When it comes to HIV infection, it’s important to know what early symptoms to look for. Early detection of the infection can help ensure that you receive prompt treatment to control the virus and to possibly slow the progression into AIDS.
Symptoms associated with the flu may be the first to arise as early signs of HIV. Early signs of HIV include:
- swollen lymph nodes
- sore throat
- muscle and joint pain
- ulcers in the mouth
- ulcers on the genitals
- night sweats
Early HIV symptoms generally arise within 1 to 2 months of infection, although they can arrive as early as two weeks after exposure, according to the U.S. Department of Health and Human Services. However, some people experience no early symptoms after they have been infected with HIV. That’s why it’s so important to get tested.
Taking an HIV test is the only way to determine whether you have the disease. So be smart, stay safe, and protect others. Talk to your doctor about getting tested if you are sexually active, have ever shared needles, or have other reason to think that you may have been infected with HIV.
The first stage of HIV is known as acute or primary HIV infection. It’s also called acute retroviral syndrome. During this stage, most people experience common flu-like symptoms that may be hard to distinguish from a gastrointestinal or respiratory infection.
The next phase is the clinical latency stage. The virus becomes less active, though it’s still in your body. You experience no symptoms while the virus develops. This period of latency can last a decade or longer. Many people show no symptoms of HIV infection during this entire 10-year period.
The final phase of HIV is AIDS. During this final phase, your immune system is severely damaged and you're vulnerable to opportunistic infections. Once HIV becomes AIDS, symptoms such as nausea, vomiting, fatigue, and fever may become apparent.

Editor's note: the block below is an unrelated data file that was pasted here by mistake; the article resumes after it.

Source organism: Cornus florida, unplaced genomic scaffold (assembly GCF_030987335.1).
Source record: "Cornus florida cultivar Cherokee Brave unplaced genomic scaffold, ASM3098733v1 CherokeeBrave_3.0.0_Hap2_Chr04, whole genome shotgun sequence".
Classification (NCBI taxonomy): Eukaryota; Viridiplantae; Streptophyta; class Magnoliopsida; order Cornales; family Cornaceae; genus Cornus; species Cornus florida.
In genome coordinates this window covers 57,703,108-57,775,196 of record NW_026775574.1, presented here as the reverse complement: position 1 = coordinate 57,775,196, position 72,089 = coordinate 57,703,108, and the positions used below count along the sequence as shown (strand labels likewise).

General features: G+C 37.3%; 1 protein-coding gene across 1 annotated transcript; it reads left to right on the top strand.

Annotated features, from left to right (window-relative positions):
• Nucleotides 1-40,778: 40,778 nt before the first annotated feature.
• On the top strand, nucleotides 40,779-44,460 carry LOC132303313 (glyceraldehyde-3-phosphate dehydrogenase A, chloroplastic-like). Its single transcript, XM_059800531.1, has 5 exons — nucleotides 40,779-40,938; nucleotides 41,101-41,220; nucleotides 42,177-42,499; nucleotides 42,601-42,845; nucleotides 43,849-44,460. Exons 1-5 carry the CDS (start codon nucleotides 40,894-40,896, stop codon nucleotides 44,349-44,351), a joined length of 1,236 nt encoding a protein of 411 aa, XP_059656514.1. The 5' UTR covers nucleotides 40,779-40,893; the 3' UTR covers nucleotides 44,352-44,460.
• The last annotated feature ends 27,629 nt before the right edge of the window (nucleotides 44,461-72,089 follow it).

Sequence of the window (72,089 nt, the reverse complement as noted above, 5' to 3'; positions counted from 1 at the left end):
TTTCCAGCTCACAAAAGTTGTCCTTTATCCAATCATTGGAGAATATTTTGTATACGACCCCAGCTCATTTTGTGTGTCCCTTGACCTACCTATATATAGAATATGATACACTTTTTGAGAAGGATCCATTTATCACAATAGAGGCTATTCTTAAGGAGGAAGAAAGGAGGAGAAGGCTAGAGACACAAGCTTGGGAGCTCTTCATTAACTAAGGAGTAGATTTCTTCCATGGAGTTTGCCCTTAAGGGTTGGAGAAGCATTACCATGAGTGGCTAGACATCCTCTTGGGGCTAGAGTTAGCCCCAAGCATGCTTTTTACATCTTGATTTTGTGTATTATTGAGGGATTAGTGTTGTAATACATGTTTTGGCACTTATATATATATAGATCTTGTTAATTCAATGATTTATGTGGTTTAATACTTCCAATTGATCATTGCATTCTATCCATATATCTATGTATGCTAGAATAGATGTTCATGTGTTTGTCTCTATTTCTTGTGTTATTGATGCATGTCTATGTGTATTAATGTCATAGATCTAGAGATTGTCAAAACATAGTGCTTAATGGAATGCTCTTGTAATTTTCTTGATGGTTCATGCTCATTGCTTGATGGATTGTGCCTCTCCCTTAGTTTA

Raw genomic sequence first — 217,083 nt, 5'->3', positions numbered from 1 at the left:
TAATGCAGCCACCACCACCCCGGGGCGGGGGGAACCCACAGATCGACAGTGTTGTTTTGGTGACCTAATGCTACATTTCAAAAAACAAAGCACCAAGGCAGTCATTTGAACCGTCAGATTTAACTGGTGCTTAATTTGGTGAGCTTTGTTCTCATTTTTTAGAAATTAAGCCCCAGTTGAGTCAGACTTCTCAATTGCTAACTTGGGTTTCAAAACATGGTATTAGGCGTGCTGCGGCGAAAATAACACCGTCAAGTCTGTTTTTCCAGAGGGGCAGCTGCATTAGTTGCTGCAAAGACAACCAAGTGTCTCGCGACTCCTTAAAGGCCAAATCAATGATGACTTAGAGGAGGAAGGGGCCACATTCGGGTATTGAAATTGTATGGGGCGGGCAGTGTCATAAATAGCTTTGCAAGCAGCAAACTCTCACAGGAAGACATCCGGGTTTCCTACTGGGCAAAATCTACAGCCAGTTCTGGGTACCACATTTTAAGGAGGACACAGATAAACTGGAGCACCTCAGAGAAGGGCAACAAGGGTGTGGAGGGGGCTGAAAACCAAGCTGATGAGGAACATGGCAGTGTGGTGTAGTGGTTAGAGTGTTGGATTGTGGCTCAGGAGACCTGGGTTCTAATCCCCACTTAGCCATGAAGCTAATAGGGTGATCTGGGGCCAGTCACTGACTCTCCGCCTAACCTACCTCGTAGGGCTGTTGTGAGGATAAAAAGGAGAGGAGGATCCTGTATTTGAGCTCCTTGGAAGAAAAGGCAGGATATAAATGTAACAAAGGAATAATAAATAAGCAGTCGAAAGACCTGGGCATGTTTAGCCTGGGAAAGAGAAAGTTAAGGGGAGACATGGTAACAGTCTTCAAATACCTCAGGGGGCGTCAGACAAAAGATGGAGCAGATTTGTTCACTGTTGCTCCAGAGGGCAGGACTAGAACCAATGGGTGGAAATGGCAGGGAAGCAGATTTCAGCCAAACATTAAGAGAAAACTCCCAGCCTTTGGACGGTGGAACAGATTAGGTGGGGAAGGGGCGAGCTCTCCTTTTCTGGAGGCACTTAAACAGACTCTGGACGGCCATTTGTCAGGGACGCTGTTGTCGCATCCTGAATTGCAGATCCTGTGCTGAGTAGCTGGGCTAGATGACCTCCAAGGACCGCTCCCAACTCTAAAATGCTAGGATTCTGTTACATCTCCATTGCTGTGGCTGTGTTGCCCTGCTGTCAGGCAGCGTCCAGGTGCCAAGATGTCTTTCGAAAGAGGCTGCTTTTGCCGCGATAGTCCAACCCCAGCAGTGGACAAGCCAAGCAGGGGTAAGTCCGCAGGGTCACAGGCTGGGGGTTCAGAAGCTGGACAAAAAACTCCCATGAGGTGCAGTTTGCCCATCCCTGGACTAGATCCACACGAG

Am I contagious?
Though you may only have had the virus for a short while, you are still contagious when you have primary HIV infection. During this phase, your bloodstream contains higher levels of HIV, which makes it easy to transmit it to others.
Since not everyone has early symptoms of HIV, it’s crucial to get tested if you think you may have been exposed to the virus.
When it comes to HIV symptoms, remember that it’s not always HIV itself that makes you feel sick. Many HIV symptoms, particularly the most severe ones, arise from what are called opportunistic infections.
The microorganisms responsible for these infections are generally kept at bay in people who have an intact immune system. However, when the immune system is impaired, these germs can attack your body and cause illness. Also, people who show no symptoms during early HIV infection may become symptomatic and begin to feel sick once the infection progresses toward AIDS.